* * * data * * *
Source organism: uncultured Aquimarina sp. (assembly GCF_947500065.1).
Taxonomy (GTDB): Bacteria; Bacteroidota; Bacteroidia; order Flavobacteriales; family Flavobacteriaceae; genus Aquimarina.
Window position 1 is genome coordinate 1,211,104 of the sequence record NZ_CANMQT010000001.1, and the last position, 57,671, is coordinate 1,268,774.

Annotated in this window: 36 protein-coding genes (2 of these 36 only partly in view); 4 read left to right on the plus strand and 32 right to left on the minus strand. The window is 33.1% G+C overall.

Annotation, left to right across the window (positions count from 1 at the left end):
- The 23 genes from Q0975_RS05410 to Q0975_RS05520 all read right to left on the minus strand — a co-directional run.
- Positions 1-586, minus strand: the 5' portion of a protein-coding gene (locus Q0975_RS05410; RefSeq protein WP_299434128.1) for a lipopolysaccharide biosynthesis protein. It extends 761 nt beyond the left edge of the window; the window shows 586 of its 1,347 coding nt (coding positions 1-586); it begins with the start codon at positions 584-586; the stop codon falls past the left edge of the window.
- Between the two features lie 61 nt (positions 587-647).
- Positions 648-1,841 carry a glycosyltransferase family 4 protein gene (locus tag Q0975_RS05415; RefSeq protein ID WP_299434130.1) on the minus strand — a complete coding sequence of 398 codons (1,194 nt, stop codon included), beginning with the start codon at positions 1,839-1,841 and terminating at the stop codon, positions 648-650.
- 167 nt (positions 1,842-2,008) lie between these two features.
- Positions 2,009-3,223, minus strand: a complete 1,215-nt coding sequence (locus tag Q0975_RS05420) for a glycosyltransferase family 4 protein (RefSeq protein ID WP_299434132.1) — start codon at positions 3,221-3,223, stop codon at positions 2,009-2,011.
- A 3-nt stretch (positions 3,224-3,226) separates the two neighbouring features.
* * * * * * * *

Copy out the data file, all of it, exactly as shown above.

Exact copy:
Source organism: uncultured Aquimarina sp. (assembly GCF_947500065.1).
Taxonomy (GTDB): Bacteria; Bacteroidota; Bacteroidia; order Flavobacteriales; family Flavobacteriaceae; genus Aquimarina.
Window position 1 is genome coordinate 1,211,104 of the sequence record NZ_CANMQT010000001.1, and the last position, 57,671, is coordinate 1,268,774.

Annotated in this window: 36 protein-coding genes (2 of these 36 only partly in view); 4 read left to right on the plus strand and 32 right to left on the minus strand. The window is 33.1% G+C overall.

Annotation, left to right across the window (positions count from 1 at the left end):
- The 23 genes from Q0975_RS05410 to Q0975_RS05520 all read right to left on the minus strand — a co-directional run.
- Positions 1-586, minus strand: the 5' portion of a protein-coding gene (locus Q0975_RS05410; RefSeq protein WP_299434128.1) for a lipopolysaccharide biosynthesis protein. It extends 761 nt beyond the left edge of the window; the window shows 586 of its 1,347 coding nt (coding positions 1-586); it begins with the start codon at positions 584-586; the stop codon falls past the left edge of the window.
- Between the two features lie 61 nt (positions 587-647).
- Positions 648-1,841 carry a glycosyltransferase family 4 protein gene (locus tag Q0975_RS05415; RefSeq protein ID WP_299434130.1) on the minus strand — a complete coding sequence of 398 codons (1,194 nt, stop codon included), beginning with the start codon at positions 1,839-1,841 and terminating at the stop codon, positions 648-650.
- 167 nt (positions 1,842-2,008) lie between these two features.
- Positions 2,009-3,223, minus strand: a complete 1,215-nt coding sequence (locus tag Q0975_RS05420) for a glycosyltransferase family 4 protein (RefSeq protein ID WP_299434132.1) — start codon at positions 3,221-3,223, stop codon at positions 2,009-2,011.
- A 3-nt stretch (positions 3,224-3,226) separates the two neighbouring features.